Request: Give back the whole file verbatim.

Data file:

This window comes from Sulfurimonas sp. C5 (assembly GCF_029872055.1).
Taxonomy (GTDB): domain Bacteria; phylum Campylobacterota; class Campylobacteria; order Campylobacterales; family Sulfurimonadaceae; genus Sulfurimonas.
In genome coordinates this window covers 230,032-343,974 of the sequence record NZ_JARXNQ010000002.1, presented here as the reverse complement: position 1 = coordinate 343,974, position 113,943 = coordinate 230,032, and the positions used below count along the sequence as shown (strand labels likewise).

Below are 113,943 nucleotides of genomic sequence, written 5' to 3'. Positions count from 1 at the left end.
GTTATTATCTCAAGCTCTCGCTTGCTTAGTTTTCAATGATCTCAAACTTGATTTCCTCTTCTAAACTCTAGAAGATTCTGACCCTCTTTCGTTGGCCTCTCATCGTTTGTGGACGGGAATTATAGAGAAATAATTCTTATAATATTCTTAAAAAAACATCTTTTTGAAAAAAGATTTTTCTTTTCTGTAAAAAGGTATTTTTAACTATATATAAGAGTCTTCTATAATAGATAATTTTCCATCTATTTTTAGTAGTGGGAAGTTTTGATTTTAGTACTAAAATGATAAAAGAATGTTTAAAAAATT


This window comes from Sulfurimonas sp. C5 (assembly GCF_029872055.1).
Taxonomy (GTDB): domain Bacteria; phylum Campylobacterota; class Campylobacteria; order Campylobacterales; family Sulfurimonadaceae; genus Sulfurimonas.
In genome coordinates this window covers 230,032-343,974 of the sequence record NZ_JARXNQ010000002.1, presented here as the reverse complement: position 1 = coordinate 343,974, position 113,943 = coordinate 230,032, and the positions used below count along the sequence as shown (strand labels likewise).

Below are 113,943 nucleotides of genomic sequence, written 5' to 3'. Positions count from 1 at the left end.
GTTATTATCTCAAGCTCTCGCTTGCTTAGTTTTCAATGATCTCAAACTTGATTTCCTCTTCTAAACTCTAGAAGATTCTGACCCTCTTTCGTTGGCCTCTCATCGTTTGTGGACGGGAATTATAGAGAAATAATTCTTATAATATTCTTAAAAAAACATCTTTTTGAAAAAAGATTTTTCTTTTCTGTAAAAAGGTATTTTTAACTATATATAAGAGTCTTCTATAATAGATAATTTTCCATCTATTTTTAGTAGTGGGAAGTTTTGATTTTAGTACTAAAATGATAAAAGAATGTTTAAAAAATT